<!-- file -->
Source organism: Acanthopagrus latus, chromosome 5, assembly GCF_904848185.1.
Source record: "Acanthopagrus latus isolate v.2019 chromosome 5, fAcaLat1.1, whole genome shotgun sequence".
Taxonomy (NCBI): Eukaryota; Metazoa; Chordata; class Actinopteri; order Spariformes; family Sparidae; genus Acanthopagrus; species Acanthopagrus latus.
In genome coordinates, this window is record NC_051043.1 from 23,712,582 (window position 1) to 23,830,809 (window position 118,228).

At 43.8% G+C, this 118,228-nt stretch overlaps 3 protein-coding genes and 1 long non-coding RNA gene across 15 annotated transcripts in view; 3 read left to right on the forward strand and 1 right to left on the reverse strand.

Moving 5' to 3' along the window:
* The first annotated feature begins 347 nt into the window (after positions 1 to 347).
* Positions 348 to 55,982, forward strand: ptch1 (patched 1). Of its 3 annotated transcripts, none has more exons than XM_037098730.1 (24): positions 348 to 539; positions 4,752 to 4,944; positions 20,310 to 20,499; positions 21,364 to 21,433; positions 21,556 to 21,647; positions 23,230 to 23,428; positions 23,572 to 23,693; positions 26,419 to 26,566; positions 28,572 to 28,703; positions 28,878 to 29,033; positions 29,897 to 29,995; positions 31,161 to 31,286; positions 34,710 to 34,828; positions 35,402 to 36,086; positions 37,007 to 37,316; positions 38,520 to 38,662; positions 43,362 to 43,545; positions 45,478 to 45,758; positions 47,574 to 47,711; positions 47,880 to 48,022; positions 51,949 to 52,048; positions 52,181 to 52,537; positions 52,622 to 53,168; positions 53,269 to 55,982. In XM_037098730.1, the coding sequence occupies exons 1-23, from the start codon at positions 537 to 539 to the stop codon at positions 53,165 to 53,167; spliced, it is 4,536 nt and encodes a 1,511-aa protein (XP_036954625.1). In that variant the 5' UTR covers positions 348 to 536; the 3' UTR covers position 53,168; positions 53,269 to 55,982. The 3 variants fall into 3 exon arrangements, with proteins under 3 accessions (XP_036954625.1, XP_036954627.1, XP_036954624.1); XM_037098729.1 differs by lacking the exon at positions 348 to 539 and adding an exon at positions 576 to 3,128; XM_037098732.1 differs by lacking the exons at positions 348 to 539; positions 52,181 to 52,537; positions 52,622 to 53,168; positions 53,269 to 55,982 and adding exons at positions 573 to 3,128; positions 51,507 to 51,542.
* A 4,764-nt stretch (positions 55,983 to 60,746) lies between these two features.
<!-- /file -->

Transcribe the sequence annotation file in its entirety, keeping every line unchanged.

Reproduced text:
Source organism: Acanthopagrus latus, chromosome 5, assembly GCF_904848185.1.
Source record: "Acanthopagrus latus isolate v.2019 chromosome 5, fAcaLat1.1, whole genome shotgun sequence".
Taxonomy (NCBI): Eukaryota; Metazoa; Chordata; class Actinopteri; order Spariformes; family Sparidae; genus Acanthopagrus; species Acanthopagrus latus.
In genome coordinates, this window is record NC_051043.1 from 23,712,582 (window position 1) to 23,830,809 (window position 118,228).

At 43.8% G+C, this 118,228-nt stretch overlaps 3 protein-coding genes and 1 long non-coding RNA gene across 15 annotated transcripts in view; 3 read left to right on the forward strand and 1 right to left on the reverse strand.

Moving 5' to 3' along the window:
* The first annotated feature begins 347 nt into the window (after positions 1 to 347).
* Positions 348 to 55,982, forward strand: ptch1 (patched 1). Of its 3 annotated transcripts, none has more exons than XM_037098730.1 (24): positions 348 to 539; positions 4,752 to 4,944; positions 20,310 to 20,499; positions 21,364 to 21,433; positions 21,556 to 21,647; positions 23,230 to 23,428; positions 23,572 to 23,693; positions 26,419 to 26,566; positions 28,572 to 28,703; positions 28,878 to 29,033; positions 29,897 to 29,995; positions 31,161 to 31,286; positions 34,710 to 34,828; positions 35,402 to 36,086; positions 37,007 to 37,316; positions 38,520 to 38,662; positions 43,362 to 43,545; positions 45,478 to 45,758; positions 47,574 to 47,711; positions 47,880 to 48,022; positions 51,949 to 52,048; positions 52,181 to 52,537; positions 52,622 to 53,168; positions 53,269 to 55,982. In XM_037098730.1, the coding sequence occupies exons 1-23, from the start codon at positions 537 to 539 to the stop codon at positions 53,165 to 53,167; spliced, it is 4,536 nt and encodes a 1,511-aa protein (XP_036954625.1). In that variant the 5' UTR covers positions 348 to 536; the 3' UTR covers position 53,168; positions 53,269 to 55,982. The 3 variants fall into 3 exon arrangements, with proteins under 3 accessions (XP_036954625.1, XP_036954627.1, XP_036954624.1); XM_037098729.1 differs by lacking the exon at positions 348 to 539 and adding an exon at positions 576 to 3,128; XM_037098732.1 differs by lacking the exons at positions 348 to 539; positions 52,181 to 52,537; positions 52,622 to 53,168; positions 53,269 to 55,982 and adding exons at positions 573 to 3,128; positions 51,507 to 51,542.
* A 4,764-nt stretch (positions 55,983 to 60,746) lies between these two features.